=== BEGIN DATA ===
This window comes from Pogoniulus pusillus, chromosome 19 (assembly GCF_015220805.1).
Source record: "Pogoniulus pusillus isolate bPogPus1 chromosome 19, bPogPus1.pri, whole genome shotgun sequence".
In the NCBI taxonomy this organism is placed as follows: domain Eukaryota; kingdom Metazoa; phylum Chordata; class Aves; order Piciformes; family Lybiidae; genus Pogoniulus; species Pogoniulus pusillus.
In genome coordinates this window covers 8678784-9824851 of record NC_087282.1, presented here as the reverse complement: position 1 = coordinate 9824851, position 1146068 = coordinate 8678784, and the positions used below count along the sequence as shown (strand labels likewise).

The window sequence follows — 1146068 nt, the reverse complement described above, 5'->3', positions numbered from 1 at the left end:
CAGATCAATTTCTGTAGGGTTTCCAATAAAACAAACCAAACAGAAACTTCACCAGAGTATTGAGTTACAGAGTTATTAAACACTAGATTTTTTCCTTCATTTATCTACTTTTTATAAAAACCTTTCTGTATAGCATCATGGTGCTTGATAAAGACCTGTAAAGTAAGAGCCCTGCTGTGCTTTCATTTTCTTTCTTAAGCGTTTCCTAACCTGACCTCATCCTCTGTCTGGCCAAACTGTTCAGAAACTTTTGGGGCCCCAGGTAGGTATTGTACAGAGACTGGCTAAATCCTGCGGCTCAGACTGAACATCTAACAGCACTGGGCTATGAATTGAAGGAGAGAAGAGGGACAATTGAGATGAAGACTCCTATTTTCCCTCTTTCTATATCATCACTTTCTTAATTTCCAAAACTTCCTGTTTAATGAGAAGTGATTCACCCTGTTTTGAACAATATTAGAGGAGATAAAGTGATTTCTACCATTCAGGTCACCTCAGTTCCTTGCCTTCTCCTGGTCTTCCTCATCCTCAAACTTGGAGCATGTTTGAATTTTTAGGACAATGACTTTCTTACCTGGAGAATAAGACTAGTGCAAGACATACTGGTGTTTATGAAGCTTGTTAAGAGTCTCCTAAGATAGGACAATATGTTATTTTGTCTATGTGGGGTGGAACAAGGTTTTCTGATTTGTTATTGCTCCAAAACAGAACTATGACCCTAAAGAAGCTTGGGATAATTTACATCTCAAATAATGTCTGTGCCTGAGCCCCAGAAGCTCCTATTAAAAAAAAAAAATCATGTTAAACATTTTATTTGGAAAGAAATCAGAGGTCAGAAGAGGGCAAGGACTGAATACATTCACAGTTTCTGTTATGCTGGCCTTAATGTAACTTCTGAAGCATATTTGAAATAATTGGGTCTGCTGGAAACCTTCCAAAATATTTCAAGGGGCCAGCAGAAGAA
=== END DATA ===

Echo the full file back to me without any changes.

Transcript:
This window comes from Pogoniulus pusillus, chromosome 19 (assembly GCF_015220805.1).
Source record: "Pogoniulus pusillus isolate bPogPus1 chromosome 19, bPogPus1.pri, whole genome shotgun sequence".
In the NCBI taxonomy this organism is placed as follows: domain Eukaryota; kingdom Metazoa; phylum Chordata; class Aves; order Piciformes; family Lybiidae; genus Pogoniulus; species Pogoniulus pusillus.
In genome coordinates this window covers 8678784-9824851 of record NC_087282.1, presented here as the reverse complement: position 1 = coordinate 9824851, position 1146068 = coordinate 8678784, and the positions used below count along the sequence as shown (strand labels likewise).

The window sequence follows — 1146068 nt, the reverse complement described above, 5'->3', positions numbered from 1 at the left end:
CAGATCAATTTCTGTAGGGTTTCCAATAAAACAAACCAAACAGAAACTTCACCAGAGTATTGAGTTACAGAGTTATTAAACACTAGATTTTTTCCTTCATTTATCTACTTTTTATAAAAACCTTTCTGTATAGCATCATGGTGCTTGATAAAGACCTGTAAAGTAAGAGCCCTGCTGTGCTTTCATTTTCTTTCTTAAGCGTTTCCTAACCTGACCTCATCCTCTGTCTGGCCAAACTGTTCAGAAACTTTTGGGGCCCCAGGTAGGTATTGTACAGAGACTGGCTAAATCCTGCGGCTCAGACTGAACATCTAACAGCACTGGGCTATGAATTGAAGGAGAGAAGAGGGACAATTGAGATGAAGACTCCTATTTTCCCTCTTTCTATATCATCACTTTCTTAATTTCCAAAACTTCCTGTTTAATGAGAAGTGATTCACCCTGTTTTGAACAATATTAGAGGAGATAAAGTGATTTCTACCATTCAGGTCACCTCAGTTCCTTGCCTTCTCCTGGTCTTCCTCATCCTCAAACTTGGAGCATGTTTGAATTTTTAGGACAATGACTTTCTTACCTGGAGAATAAGACTAGTGCAAGACATACTGGTGTTTATGAAGCTTGTTAAGAGTCTCCTAAGATAGGACAATATGTTATTTTGTCTATGTGGGGTGGAACAAGGTTTTCTGATTTGTTATTGCTCCAAAACAGAACTATGACCCTAAAGAAGCTTGGGATAATTTACATCTCAAATAATGTCTGTGCCTGAGCCCCAGAAGCTCCTATTAAAAAAAAAAAATCATGTTAAACATTTTATTTGGAAAGAAATCAGAGGTCAGAAGAGGGCAAGGACTGAATACATTCACAGTTTCTGTTATGCTGGCCTTAATGTAACTTCTGAAGCATATTTGAAATAATTGGGTCTGCTGGAAACCTTCCAAAATATTTCAAGGGGCCAGCAGAAGAA